Middletown pushes to raise water, sewer, trash rates

At the end of 2017, members of Middletown City Council won’t be able to say City Manager Doug Adkins didn’t warn them it was going to be a difficult year.

He told them just that this week during a budget presentation, where he also proposed to increase sewer rates by 15 percent; water rates by 7.5 percent; and garbage/recycling charges by 5.3 percent.

Adkins, who went on vacation after offering Tuesday's budget presentation, was unavailable to say whether he also still recommends the streetlight assessment he suggested during January's council retreat as a way to repair Middletown's crumbling streets, and if so, in what amount.

“Next year is honestly probably going to be the hardest year for many of you that you’ve ever been on council,” Adkins predicted. “I’m going to throw a lot of stuff at you. We’re going to be out in the public a lot, talking to people. You’re going to hear a lot of discussion, you’re going to hear a lot of differing views.”

He added: “We’re going to ask you to make policy decisions to carry us forward the next several years.”

Among things that could lead to difficult discussions, he said, are the heroin epidemic; policy changes suggested by the city’s housing study, now underway; implementation of the in-progress Downtown Master Plan; suggestions from a Citywide Transportation Study, to be conducted next year; possible upgrades to city recreation activities; “healthy living initiatives,” including health, nutrition, food deserts and financial literacy; and whether to more directly help the school district with kindergarten readiness, graduation rates and other issues.

Adkins said he hopes to have the budget approved by council’s Nov. 15 meeting, with a first reading of the budget at the Nov. 1 meeting and the second on the 15th.

“That gives you approximately 45 days to look through the full budget that I dropped off to you all,” he said.

Adkins offered a 40-minute presentation with computer visuals covering all the city’s budget except for the portions dealing with public safety forces. Afterward, council members asked no questions.

Adkins said the 15 percent sewer increase and 7.5 percent water hike are “consistent with what we’ve been talking about with the long-term control plan projections” that are being negotiated with environmental regulators and the proposed replacement of water and sewer lines.

“This is not raising to just take money,” he said. “We have projects scheduled to use that money, and continue to upgrade our water and sewer infrastructure. And again, the whole idea behind this was to increase more now, over the next few years, so when the larger expenses for the long-term control plan came, we weren’t making huge, 20-, 30-, 40-percent increases down the road. We could spread them out over time, get the benefit of having them now.”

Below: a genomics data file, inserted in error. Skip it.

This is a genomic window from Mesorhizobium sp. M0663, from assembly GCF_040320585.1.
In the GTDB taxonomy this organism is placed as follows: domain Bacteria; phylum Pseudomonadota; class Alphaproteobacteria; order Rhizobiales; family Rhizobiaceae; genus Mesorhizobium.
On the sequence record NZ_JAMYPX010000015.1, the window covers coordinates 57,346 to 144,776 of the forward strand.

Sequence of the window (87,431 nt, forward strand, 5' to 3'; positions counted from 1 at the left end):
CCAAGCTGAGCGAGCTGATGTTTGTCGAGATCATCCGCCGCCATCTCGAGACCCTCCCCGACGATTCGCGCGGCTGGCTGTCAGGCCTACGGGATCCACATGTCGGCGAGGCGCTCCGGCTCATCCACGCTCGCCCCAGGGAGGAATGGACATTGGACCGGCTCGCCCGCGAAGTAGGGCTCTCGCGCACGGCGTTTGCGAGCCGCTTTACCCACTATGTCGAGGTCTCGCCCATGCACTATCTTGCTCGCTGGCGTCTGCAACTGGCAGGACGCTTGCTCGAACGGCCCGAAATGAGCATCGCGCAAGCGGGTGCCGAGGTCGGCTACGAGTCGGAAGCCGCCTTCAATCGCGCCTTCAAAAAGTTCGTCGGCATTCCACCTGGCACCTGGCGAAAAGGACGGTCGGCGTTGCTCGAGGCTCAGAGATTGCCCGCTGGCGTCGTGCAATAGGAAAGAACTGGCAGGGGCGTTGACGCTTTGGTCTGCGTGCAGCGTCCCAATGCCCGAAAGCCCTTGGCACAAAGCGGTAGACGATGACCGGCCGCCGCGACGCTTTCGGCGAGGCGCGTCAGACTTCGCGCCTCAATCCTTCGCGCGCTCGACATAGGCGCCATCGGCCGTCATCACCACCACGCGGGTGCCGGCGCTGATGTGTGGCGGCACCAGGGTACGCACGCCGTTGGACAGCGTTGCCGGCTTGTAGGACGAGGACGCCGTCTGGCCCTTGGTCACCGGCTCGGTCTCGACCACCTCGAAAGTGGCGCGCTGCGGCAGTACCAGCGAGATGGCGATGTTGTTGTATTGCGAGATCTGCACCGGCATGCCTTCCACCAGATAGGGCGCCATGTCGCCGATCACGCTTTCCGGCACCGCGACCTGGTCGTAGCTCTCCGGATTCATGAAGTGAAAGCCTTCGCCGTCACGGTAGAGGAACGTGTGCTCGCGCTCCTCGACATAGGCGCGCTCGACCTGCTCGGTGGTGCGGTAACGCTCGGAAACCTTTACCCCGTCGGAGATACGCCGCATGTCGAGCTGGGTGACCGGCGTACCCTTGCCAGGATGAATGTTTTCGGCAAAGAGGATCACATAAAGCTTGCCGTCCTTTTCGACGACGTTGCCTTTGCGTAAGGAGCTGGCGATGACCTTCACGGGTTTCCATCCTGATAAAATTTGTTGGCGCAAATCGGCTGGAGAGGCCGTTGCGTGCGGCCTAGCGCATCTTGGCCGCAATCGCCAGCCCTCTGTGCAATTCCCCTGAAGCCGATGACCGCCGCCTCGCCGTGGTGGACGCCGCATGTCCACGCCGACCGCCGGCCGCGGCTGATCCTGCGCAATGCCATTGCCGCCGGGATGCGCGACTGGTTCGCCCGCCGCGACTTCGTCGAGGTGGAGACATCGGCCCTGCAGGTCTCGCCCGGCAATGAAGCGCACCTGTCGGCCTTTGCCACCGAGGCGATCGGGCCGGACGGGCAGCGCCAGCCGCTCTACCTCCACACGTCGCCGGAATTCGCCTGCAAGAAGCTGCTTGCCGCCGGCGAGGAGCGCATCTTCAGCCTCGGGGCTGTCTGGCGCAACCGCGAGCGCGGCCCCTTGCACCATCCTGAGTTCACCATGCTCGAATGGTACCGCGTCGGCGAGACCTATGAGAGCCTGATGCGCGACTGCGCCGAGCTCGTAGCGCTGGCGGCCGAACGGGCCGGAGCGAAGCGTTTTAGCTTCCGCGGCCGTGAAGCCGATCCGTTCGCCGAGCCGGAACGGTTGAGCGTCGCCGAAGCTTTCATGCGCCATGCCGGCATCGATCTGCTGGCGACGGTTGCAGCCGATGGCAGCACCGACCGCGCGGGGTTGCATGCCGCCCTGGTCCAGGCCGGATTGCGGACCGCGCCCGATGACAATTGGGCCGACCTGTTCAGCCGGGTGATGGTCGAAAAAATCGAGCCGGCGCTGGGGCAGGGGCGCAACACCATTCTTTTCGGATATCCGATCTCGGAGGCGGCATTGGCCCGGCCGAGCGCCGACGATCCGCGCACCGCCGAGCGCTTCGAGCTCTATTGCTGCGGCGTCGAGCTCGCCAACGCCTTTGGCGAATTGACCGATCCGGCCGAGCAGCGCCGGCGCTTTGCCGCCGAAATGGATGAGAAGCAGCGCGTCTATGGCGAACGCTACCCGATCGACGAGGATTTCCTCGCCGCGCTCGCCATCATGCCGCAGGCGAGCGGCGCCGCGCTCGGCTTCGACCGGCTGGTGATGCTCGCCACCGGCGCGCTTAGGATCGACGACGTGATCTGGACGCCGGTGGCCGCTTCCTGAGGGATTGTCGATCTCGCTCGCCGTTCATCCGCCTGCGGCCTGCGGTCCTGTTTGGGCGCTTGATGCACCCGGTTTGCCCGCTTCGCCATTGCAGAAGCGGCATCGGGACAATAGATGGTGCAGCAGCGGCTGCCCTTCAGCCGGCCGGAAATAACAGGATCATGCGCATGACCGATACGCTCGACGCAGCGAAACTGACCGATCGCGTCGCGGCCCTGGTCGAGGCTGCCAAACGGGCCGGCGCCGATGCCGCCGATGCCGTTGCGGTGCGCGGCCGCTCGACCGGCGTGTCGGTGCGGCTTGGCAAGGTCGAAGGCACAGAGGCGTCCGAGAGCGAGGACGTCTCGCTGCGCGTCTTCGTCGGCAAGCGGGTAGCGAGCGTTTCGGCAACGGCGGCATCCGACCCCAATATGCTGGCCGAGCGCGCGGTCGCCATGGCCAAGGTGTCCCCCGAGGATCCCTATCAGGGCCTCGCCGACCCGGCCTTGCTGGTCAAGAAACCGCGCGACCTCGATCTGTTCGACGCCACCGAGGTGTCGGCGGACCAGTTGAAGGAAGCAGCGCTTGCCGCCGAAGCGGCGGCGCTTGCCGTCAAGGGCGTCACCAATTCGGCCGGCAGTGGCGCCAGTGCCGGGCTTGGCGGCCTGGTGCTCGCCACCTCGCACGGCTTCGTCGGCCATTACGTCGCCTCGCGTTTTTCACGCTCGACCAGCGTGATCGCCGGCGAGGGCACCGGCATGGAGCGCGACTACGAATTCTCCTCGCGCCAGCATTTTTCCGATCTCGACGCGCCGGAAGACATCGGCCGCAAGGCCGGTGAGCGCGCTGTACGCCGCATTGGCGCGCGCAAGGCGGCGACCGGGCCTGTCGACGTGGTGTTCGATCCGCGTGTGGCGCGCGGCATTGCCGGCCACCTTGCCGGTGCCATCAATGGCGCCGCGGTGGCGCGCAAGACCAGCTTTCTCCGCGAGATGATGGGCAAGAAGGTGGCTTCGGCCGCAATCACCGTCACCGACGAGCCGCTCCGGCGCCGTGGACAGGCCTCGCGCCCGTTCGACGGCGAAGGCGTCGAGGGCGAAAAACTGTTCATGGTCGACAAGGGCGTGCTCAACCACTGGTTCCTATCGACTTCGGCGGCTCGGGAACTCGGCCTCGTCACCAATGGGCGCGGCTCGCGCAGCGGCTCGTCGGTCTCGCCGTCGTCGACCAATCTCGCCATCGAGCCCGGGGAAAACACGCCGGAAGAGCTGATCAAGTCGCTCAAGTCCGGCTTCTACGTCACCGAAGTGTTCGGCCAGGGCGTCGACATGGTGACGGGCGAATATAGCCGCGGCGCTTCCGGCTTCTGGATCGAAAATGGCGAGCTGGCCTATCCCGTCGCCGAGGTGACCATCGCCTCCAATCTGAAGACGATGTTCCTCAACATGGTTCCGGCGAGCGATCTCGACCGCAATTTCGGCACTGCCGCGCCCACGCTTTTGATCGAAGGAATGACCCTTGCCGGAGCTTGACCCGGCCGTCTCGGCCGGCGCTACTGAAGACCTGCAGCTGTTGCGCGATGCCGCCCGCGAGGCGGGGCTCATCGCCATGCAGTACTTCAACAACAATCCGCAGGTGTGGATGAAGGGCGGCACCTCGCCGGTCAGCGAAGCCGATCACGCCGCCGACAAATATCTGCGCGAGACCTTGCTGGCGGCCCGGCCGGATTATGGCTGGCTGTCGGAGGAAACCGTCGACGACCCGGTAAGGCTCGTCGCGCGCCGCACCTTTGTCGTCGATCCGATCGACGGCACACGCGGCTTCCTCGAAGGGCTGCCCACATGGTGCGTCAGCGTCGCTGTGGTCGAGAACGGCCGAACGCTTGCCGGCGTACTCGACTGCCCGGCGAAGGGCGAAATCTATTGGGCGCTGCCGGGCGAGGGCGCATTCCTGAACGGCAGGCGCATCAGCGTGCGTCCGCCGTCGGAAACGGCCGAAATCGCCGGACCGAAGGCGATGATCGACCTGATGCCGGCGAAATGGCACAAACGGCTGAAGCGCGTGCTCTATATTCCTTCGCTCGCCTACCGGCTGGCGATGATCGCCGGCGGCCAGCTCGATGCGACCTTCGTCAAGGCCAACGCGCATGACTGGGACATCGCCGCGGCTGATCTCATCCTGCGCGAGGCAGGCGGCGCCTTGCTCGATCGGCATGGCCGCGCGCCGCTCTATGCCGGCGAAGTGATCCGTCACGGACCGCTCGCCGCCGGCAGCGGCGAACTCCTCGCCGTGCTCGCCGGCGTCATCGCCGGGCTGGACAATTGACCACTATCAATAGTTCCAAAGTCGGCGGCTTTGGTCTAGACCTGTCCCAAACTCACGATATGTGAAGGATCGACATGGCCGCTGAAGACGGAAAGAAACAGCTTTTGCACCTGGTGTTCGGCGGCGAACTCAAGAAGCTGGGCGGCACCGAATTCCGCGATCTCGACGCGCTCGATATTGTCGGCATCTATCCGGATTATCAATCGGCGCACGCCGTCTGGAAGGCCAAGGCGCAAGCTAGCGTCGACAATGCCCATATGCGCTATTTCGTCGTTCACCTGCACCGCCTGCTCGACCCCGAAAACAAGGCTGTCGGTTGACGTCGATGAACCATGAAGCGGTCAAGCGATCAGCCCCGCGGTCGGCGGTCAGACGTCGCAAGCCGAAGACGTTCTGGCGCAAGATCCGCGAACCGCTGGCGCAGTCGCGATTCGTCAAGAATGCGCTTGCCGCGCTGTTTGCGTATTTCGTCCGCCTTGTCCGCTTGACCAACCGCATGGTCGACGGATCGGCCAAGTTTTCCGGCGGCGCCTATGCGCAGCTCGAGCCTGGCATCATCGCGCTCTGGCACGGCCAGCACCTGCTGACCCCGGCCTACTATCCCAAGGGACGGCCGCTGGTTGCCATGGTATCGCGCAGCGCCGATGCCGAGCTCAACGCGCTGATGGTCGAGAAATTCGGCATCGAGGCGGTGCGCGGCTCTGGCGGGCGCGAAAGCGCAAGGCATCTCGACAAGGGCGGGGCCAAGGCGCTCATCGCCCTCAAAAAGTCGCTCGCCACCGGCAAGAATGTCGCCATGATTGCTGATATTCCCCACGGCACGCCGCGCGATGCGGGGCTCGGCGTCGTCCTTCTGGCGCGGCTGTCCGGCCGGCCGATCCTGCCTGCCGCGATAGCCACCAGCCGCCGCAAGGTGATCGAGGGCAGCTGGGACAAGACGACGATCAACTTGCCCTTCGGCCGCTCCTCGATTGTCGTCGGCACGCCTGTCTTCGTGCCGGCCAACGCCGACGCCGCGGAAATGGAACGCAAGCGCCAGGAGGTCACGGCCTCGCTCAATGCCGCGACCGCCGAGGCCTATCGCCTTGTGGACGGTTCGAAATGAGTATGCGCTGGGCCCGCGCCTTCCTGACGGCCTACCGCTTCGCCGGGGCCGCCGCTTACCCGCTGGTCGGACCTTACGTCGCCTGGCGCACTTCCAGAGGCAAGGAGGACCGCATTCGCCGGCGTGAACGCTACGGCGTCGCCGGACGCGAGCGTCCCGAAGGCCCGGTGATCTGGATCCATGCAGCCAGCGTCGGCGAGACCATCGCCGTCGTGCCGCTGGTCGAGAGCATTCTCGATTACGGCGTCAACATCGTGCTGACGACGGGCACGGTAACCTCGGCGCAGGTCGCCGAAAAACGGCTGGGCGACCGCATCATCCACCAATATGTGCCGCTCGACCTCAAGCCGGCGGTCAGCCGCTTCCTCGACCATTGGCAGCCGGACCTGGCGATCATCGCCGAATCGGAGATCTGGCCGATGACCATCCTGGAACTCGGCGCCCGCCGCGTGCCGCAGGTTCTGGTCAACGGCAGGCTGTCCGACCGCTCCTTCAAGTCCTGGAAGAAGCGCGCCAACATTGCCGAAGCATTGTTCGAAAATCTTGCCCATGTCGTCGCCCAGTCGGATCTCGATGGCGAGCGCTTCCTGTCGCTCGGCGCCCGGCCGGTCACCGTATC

The trash/recycling fee, now $14.25 per month, should rise to $15, he suggested to council, because environmental regulators are requiring additional methane monitoring at the city’s landfill.

The typical residential sewer bill is $28.15 per sewer, based on use of 600 cubic feet of water per month, and that would rise about $4.22 per month. The typical residential water rate would climb from $20.60 per month by about $1.55.

Mayor Larry Mulligan Jr., asked about his support of the proposed rate increases, said, “Trash collection and sewer increases are driven by compliance with EPA requirements and expected costs,” and further noted: “There are also some components for required maintenance in water as well.”

Among major budget points:

  • A 1.5 percent cost-of-living increase to all employees in 2017, with no performance-based incentives
  • Income-tax revenue is expected to climb 3.2 percent
  • Health-insurance costs will rise 5.8 percent next year for city employees
  • Excluding public-safety costs, the city's budget will climb by $394,434, or 4.6 percent, with gains coming in the areas of economic development (30.2 percent); information systems (23.2 percent); community revitalization (17.1 percent); law department (7.1 percent); city manager (6.5 percent); and finance department (1.1 percent).
  • Adkins wants to hire an animal-control officer for the first time in about eight years.

Asked overall about his support for the budget proposal, Mulligan said: “I think we need to carefully consider the budget proposal and see how it lines up with the sustainable model we’ve been working toward for the city for years coming out of the recession.”

About the Author